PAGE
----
It’s a Friday evening, September 30th. Granville street is buzzing with the night’s potential – Vancouver and blue skies? Vancouver and crisp autumn air? Vancouver and Chet Faker!?
Chet Faker’s Hotel Surrender tour finished its last North American show at the sold-out Vogue Theatre in Vancouver, BC. Over a thousand people packed into the old 1941 theatre and waited for the return of the Australian multi-instrumental artist. His stage and backdrop were fairly typical for an older venue such as Vogue, with Chet Faker at the front center, a drummer, and bass player to his left and right in a triangle formation. The small band wasn’t an issue in bringing to life Chet Faker’s electronic soul with its songs that reverberated bass notes and gave space for piano melodies. A large screen behind the band showed graphics and emotionally felt patterns to match the mood of each song played – a safe and secure setup.
As Chet Faker opened with “So Long So Lonely”, a track off of his latest album Hotel Surrender, this may have been a signal to his internal state or perhaps a reflection of what the artist feels as the North American tour comes to a close. From my point of view, the room’s energy was palpable yet unpredictable and it took a bit longer for Chet Faker fans to fall into the groove of his music. The chemistry was there, but it took some coaxing. Throughout the evening, there were few words exchanged between Chet Faker and his attendees and whether the crowd fully realized this, it’s hard to say. The evening switched between bursts of energy, like when “1998” or “Drop The Game” was performed, and times when the crowd didn’t understand the cue of this, is the time to cheer and to cheer LOUDLY; this is the time to be quiet and to STAY quiet.
The evening was still a great success and fans were pleased with the artist’s choice of old classics like his infamous rendition of “No Diggity” by Blackstreet or the track “Gold” from his Built on Glass record. Chet Faker’s most recent tracks like “Low” or “Get High” were also huge hits and my personal favorite was in the whole ensemble of “Get High” since it showcased his the talented pianist within, his beautiful vocals, and the underlying truth what we all feel in our day-to-day lives. If attendees had plans to go out after the show, they may have been satisfied by Chet Faker’s performance which had the crowd on their feet dancing at his peak songs, having a fun time with their loved ones, and with the music itself. Subconsciously I always thought concerts were a shared experience between you and those attending, whether it was your friend, partner, or the stranger swaying to the music right next to you. I’m realizing it’s really an experience between you and the music itself – how the music makes you feel and how you respond to it.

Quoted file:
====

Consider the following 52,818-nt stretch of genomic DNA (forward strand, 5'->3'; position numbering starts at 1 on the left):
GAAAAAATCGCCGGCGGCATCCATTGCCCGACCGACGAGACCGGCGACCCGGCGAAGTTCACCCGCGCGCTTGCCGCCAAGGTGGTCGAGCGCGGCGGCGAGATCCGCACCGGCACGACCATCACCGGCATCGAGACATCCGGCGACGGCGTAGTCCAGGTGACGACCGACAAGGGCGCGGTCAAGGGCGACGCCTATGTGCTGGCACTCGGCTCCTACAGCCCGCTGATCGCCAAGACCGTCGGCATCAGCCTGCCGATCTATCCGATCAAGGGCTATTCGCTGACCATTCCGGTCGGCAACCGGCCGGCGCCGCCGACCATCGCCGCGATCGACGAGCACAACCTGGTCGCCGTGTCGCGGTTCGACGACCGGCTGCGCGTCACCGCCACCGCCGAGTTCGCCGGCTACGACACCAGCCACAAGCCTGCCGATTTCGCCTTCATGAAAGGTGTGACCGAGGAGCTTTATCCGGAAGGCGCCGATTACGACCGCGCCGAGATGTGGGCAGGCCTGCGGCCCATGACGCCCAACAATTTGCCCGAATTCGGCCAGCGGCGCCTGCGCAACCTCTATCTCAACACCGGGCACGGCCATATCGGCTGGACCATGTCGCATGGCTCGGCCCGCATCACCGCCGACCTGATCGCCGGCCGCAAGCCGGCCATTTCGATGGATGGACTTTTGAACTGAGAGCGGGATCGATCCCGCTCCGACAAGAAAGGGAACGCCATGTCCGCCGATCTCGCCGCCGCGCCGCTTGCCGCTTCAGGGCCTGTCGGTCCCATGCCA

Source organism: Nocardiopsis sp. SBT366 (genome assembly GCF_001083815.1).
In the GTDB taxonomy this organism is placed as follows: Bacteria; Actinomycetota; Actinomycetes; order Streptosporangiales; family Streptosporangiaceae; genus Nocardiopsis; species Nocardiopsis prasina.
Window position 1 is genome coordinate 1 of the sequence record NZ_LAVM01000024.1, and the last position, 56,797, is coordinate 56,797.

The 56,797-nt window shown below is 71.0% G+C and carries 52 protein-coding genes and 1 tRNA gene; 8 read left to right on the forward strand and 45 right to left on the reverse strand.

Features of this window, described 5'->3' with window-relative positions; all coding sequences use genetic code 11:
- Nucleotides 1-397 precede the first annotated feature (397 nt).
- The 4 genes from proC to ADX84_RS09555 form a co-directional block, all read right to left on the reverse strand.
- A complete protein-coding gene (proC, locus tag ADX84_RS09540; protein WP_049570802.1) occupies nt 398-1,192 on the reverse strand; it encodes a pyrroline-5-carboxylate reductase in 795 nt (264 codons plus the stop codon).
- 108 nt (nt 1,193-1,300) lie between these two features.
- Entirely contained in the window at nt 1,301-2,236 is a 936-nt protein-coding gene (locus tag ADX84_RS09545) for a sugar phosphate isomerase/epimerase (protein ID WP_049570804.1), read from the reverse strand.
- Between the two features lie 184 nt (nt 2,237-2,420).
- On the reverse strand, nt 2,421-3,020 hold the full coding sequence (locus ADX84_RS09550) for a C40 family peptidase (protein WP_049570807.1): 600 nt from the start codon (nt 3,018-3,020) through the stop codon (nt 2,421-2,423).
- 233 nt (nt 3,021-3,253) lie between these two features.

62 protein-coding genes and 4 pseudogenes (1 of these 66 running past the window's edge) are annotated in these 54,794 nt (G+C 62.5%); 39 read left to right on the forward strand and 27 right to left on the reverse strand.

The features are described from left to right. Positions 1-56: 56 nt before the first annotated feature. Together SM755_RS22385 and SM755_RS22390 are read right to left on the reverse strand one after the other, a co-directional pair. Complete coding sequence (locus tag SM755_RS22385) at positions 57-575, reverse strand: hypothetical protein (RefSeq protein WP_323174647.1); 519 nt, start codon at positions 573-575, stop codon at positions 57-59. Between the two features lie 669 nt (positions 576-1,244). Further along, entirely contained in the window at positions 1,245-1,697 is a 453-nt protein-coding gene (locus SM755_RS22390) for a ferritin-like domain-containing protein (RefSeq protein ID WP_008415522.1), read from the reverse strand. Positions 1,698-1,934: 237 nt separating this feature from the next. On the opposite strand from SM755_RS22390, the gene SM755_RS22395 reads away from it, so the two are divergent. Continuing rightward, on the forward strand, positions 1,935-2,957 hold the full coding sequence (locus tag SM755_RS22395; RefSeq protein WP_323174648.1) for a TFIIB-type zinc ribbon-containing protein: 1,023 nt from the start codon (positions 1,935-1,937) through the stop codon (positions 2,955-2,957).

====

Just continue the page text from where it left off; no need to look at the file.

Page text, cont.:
It can’t be argued that Chet Faker is an artist who lives up to the potential of his recorded tracks and I would definitely choose to see him in concert again. The opening track of Hotel Surrender, “Oh Me Oh My” is thematic in music’s ability to be a tangible, powerful and curious force in one’s life. Its lyrics ring true to the evening:
“Music does something
Most people don’t know what it does
Just accept it as the sky is blue.”